Worldwide, the number of unemployed people rose by 5 million in 2013 to 202 million, according to the International Labor Organization’s Global Employment Trends report. The global unemployment ratio of youth to adults has reached a new high. The jobless rate for 15- to 24-year-olds hit 13.1 percent in 2013 (or 74.5 million), nearly three times the adult rate.
The organization predicts unemployment will worsen, with 215 million jobless by 2018. Roughly 40 million net jobs will be added each year, the ILO estimates, but that won’t be enough to absorb the 42.6 million people expected to enter the labor force each year.
East and South Asia contributed the most (45 percent) to the rise in the number of the globally unemployed. On the other side of the world, Latin America, by contrast, contributed only 1 percent to the increase in the unemployed, fewer than 50,000 additional jobless people.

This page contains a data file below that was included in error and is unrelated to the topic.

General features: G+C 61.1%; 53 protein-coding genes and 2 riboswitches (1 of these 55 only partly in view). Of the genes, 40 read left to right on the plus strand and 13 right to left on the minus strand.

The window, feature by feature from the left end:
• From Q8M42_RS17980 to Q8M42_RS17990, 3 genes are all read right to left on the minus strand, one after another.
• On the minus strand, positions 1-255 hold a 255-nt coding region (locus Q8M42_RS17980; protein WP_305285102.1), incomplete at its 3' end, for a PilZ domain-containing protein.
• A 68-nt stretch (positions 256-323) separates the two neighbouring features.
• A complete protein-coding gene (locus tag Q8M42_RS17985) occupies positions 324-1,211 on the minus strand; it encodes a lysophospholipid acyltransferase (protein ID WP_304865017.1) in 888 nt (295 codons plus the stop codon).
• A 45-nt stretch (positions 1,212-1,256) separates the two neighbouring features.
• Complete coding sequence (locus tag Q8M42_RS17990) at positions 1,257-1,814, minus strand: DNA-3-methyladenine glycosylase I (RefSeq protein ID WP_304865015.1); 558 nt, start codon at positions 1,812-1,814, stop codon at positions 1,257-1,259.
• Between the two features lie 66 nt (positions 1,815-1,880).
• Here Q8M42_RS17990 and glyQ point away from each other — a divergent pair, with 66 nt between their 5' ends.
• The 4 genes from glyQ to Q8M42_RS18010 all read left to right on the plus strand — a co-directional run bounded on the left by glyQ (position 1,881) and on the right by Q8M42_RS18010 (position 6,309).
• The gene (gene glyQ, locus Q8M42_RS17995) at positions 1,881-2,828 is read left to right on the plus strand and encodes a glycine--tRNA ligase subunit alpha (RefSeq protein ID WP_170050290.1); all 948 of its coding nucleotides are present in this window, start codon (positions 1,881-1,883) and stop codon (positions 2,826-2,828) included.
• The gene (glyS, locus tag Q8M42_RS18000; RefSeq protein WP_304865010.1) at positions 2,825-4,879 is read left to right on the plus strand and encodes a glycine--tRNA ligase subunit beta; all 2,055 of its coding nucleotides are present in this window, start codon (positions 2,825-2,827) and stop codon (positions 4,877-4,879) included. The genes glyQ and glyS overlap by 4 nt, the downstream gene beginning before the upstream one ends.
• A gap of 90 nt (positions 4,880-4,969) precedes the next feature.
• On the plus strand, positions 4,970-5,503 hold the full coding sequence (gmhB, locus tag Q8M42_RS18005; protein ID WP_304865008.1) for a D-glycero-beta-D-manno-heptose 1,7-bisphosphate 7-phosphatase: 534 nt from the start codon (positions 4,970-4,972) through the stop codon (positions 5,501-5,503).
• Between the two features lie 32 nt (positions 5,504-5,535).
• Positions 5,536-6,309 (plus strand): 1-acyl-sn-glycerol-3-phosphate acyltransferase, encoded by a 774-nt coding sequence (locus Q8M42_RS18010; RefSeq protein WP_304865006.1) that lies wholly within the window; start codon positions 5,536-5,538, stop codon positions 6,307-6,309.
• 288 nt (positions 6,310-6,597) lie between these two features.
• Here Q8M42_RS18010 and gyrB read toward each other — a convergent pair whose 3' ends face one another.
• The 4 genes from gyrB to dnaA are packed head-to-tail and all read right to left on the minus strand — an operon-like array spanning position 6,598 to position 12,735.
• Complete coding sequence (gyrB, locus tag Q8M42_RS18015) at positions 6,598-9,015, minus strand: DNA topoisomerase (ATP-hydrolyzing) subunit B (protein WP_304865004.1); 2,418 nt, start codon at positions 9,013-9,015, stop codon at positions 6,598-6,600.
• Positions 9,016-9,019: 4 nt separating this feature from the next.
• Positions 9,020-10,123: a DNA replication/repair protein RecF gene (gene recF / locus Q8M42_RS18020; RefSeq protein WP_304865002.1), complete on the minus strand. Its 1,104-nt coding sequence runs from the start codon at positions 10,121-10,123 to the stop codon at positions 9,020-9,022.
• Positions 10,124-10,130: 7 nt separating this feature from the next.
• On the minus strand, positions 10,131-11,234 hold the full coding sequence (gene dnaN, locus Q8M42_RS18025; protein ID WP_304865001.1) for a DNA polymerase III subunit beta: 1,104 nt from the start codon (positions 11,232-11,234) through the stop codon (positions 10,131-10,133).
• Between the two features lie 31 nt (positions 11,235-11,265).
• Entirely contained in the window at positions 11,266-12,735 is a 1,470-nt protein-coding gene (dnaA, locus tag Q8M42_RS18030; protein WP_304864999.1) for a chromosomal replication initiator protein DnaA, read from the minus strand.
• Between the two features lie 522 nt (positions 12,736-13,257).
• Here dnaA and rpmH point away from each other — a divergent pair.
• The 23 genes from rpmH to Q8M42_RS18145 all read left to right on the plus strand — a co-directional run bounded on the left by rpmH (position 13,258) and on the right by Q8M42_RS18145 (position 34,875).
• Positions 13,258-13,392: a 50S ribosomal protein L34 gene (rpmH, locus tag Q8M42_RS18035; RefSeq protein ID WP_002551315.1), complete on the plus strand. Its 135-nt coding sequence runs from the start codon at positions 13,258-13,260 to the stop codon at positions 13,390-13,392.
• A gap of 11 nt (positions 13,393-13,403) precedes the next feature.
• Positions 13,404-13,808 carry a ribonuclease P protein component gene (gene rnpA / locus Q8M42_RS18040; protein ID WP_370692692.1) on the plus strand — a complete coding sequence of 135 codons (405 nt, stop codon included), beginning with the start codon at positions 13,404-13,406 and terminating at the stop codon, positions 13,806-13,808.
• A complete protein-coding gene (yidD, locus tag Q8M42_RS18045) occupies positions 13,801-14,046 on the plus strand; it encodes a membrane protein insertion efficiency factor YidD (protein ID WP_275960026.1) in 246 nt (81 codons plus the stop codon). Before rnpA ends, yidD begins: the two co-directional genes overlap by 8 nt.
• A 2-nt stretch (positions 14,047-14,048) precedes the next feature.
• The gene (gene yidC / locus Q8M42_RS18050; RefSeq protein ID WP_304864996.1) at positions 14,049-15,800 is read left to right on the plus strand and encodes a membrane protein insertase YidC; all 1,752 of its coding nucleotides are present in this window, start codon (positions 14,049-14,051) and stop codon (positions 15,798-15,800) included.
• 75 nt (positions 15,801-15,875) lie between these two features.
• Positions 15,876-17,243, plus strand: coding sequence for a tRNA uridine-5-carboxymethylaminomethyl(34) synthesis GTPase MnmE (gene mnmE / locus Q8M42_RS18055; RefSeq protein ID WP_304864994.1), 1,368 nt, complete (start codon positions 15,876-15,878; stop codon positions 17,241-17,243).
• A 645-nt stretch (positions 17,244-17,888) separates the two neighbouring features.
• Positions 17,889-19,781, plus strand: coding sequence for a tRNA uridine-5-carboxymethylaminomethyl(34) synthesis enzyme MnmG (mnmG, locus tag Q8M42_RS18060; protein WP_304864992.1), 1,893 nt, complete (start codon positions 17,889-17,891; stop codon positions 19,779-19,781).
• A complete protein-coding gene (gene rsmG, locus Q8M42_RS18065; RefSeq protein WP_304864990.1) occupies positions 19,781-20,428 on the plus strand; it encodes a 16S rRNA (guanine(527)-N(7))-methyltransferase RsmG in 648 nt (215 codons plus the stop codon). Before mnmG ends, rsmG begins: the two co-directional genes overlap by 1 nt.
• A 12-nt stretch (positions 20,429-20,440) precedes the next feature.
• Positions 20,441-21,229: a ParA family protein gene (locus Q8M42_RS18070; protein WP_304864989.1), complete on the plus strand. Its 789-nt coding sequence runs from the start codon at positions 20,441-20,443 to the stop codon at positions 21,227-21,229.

The report takes note of a trend we’ve long explored in U.S. unemployment — the duration of unemployment is lengthening and the number of long-term unemployed is growing. In response, labor market participation has slipped as discouraged workers cease looking for jobs.